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No Free TV Lunch

Is TV going to become cheaper, as well as “what you want, when you want, where you want”? That seems to be the underlying belief of many – a subtext to the swirling debates, business and legal machinations around on-demand, a la carte, OTT, TV Everywhere, net neutrality, etc. To unpack all the business, legal, economic and consumer behavioral underpinnings of such an assumption would take more expertise and time than I’m in a position to offer, but I look at it from a slightly different perspective: We’re coming from an era when TV was available over-the-air (broadcast) for free, with consumer access to the expensive content subsidized by advertisers (who are mostly forgotten in all of the above discussions).

Is it really plausible that if we phase out a free, hyper-efficient delivery system for an expensive, bandwidth-intensive point-to-point solution, and allow viewers to cherry pick/subscribe only to what they want, that in the end the creation and delivery of such content is going to be cheaper for consumers? Frankly, I can’t see how. Some people can afford to pay for all that selectivity, convenience and absence of ads. Many cannot, and I’m not sure what happens when this starts to become obvious.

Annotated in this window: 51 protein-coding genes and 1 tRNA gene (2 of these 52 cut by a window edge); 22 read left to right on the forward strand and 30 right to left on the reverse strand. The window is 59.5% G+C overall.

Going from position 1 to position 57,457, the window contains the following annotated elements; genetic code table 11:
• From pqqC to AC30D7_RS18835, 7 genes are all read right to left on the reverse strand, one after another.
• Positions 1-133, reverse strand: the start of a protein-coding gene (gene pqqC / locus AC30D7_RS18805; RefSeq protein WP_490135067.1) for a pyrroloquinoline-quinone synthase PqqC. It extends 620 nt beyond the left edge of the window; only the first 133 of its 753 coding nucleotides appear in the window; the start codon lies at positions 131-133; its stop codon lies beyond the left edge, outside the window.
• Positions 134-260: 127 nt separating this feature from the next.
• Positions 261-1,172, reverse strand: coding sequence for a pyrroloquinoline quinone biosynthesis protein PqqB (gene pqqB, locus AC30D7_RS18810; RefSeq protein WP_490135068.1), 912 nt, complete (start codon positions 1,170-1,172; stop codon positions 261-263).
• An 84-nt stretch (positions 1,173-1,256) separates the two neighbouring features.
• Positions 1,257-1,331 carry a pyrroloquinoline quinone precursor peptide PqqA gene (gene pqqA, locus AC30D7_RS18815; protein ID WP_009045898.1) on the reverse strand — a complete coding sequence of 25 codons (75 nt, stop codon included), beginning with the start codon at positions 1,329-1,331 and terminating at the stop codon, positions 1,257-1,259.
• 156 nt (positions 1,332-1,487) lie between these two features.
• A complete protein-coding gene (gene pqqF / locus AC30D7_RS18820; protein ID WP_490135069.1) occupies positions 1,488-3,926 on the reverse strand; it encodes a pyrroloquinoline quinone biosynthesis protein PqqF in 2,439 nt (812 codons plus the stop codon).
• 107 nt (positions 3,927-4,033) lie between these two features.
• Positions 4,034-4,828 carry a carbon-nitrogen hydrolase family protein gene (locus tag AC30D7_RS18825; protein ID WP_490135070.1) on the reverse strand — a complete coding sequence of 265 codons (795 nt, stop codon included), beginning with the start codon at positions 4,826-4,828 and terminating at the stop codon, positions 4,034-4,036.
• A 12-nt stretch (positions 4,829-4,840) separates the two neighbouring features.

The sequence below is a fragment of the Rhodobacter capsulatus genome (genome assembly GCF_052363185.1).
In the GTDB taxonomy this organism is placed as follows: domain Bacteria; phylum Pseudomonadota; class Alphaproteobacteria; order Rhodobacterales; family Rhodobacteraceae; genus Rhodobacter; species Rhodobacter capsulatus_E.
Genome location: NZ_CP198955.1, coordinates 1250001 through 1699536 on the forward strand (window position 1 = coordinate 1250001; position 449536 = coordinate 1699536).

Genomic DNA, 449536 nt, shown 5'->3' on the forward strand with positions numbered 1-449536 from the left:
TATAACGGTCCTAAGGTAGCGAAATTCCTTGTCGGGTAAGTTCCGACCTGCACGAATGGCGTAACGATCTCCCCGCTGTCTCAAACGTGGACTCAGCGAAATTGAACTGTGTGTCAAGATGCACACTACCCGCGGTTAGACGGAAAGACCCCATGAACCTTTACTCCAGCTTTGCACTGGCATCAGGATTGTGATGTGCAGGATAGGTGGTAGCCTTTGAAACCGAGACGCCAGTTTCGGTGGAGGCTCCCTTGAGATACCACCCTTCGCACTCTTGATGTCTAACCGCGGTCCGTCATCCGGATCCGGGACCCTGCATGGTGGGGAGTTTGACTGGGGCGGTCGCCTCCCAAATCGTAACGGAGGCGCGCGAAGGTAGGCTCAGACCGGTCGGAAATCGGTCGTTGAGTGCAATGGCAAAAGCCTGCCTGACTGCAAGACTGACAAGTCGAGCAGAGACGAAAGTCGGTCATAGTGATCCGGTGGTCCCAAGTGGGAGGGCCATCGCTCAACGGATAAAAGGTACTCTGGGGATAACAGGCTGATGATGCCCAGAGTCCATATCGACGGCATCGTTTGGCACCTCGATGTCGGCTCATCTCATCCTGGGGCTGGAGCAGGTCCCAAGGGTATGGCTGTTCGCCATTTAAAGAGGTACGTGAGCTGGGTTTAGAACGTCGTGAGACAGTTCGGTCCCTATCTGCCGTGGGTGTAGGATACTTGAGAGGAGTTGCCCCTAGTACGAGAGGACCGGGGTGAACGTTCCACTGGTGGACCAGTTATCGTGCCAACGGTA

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This entry was posted on February 27, 2014 by in Uncategorized and tagged , , , , , .
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